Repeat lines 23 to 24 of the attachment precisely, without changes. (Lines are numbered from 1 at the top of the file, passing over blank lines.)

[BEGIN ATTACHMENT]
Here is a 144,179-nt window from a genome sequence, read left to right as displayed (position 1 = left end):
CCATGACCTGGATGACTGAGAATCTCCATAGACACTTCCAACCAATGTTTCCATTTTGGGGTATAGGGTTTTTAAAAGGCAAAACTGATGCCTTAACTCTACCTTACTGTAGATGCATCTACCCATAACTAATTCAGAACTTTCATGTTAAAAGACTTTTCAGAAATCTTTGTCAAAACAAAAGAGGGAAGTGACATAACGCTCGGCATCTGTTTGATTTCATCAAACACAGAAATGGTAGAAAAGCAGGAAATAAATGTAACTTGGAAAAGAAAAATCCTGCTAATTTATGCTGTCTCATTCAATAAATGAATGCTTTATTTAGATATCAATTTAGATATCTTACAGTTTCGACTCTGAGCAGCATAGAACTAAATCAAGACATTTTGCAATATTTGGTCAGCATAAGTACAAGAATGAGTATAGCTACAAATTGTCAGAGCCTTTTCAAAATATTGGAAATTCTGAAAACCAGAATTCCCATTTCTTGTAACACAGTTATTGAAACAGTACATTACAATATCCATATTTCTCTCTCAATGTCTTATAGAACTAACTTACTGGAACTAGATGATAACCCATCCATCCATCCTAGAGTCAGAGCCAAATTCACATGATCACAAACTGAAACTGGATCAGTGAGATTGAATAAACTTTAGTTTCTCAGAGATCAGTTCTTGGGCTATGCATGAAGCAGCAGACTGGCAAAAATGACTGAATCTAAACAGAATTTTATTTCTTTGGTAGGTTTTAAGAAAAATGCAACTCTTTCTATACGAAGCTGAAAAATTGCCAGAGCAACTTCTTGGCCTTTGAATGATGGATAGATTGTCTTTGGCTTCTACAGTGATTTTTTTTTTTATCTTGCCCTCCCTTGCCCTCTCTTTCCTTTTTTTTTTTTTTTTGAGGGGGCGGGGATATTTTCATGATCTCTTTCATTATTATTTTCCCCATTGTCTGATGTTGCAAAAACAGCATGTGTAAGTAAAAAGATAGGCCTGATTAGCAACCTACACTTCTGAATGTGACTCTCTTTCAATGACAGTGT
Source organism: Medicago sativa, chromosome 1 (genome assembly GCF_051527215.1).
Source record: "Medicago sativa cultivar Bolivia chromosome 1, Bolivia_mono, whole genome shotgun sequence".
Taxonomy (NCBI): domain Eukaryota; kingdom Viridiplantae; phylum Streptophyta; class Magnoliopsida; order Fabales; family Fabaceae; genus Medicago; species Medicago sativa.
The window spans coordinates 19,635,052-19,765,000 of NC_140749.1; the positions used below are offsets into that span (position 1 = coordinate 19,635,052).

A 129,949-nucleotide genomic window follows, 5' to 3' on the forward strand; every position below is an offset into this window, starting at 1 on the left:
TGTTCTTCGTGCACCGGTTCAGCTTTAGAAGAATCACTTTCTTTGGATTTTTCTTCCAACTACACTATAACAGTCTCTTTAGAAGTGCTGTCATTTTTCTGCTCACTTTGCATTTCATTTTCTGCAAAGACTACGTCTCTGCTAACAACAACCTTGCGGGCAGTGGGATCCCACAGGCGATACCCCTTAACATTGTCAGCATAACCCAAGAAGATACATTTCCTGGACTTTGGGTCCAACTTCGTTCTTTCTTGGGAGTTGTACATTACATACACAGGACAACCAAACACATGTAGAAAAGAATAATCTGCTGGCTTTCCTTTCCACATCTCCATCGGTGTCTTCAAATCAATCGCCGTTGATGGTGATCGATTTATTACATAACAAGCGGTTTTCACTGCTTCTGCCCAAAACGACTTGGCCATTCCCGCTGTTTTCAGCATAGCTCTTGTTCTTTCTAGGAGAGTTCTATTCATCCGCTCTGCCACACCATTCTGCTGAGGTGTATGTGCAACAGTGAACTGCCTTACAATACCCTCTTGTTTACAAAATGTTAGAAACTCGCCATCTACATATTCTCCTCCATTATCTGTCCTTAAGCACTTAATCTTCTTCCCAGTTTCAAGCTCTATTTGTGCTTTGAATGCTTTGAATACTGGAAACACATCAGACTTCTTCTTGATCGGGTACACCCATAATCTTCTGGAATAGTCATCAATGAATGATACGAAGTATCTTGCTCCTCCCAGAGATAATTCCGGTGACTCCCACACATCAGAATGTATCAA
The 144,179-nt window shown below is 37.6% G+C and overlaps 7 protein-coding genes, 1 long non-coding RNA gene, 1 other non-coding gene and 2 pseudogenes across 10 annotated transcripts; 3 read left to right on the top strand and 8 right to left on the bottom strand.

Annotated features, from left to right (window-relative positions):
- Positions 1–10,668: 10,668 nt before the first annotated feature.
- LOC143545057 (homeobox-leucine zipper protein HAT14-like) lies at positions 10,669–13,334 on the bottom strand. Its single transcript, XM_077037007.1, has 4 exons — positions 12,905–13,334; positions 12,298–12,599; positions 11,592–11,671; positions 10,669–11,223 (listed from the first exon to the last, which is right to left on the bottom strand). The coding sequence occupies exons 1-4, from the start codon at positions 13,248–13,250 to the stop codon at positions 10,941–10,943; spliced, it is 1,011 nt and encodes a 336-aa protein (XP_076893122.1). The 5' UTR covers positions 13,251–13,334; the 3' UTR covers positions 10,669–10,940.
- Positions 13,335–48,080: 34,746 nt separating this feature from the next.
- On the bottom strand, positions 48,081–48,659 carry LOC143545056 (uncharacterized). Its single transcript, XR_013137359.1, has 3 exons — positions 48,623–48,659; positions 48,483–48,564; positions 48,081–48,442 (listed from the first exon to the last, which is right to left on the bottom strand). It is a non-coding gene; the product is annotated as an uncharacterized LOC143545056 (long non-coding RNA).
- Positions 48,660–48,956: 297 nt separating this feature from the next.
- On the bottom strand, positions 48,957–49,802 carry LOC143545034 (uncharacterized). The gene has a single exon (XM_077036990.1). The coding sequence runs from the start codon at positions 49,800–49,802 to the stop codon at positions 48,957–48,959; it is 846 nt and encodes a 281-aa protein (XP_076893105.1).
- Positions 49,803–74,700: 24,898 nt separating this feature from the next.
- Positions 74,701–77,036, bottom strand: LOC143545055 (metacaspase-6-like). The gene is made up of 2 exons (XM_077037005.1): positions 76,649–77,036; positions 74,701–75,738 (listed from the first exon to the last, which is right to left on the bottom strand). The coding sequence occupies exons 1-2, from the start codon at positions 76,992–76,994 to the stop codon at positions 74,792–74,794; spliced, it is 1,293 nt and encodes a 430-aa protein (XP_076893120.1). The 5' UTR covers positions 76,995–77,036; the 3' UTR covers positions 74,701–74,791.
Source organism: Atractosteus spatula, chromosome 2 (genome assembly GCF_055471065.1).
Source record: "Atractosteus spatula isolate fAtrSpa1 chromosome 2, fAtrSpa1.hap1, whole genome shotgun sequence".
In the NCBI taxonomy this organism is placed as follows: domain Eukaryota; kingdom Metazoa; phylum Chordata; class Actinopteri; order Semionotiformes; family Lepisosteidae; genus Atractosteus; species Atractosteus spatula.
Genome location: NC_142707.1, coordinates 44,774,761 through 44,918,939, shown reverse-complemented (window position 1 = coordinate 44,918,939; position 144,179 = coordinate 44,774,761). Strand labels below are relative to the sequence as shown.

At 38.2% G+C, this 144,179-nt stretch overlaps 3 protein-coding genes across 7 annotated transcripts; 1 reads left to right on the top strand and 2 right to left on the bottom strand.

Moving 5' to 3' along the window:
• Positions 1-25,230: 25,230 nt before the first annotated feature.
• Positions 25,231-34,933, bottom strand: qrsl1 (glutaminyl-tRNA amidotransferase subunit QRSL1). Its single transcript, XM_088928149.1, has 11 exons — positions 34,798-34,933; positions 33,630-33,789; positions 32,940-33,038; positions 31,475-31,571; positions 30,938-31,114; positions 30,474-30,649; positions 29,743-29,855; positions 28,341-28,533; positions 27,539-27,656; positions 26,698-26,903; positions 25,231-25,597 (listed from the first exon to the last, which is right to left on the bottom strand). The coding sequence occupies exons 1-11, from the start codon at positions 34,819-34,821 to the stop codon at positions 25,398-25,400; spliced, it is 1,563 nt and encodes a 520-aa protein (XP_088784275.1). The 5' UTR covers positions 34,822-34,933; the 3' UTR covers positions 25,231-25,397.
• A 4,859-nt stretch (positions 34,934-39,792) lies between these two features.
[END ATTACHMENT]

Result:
At 38.2% G+C, this 144,179-nt stretch overlaps 3 protein-coding genes across 7 annotated transcripts; 1 reads left to right on the top strand and 2 right to left on the bottom strand.

Moving 5' to 3' along the window: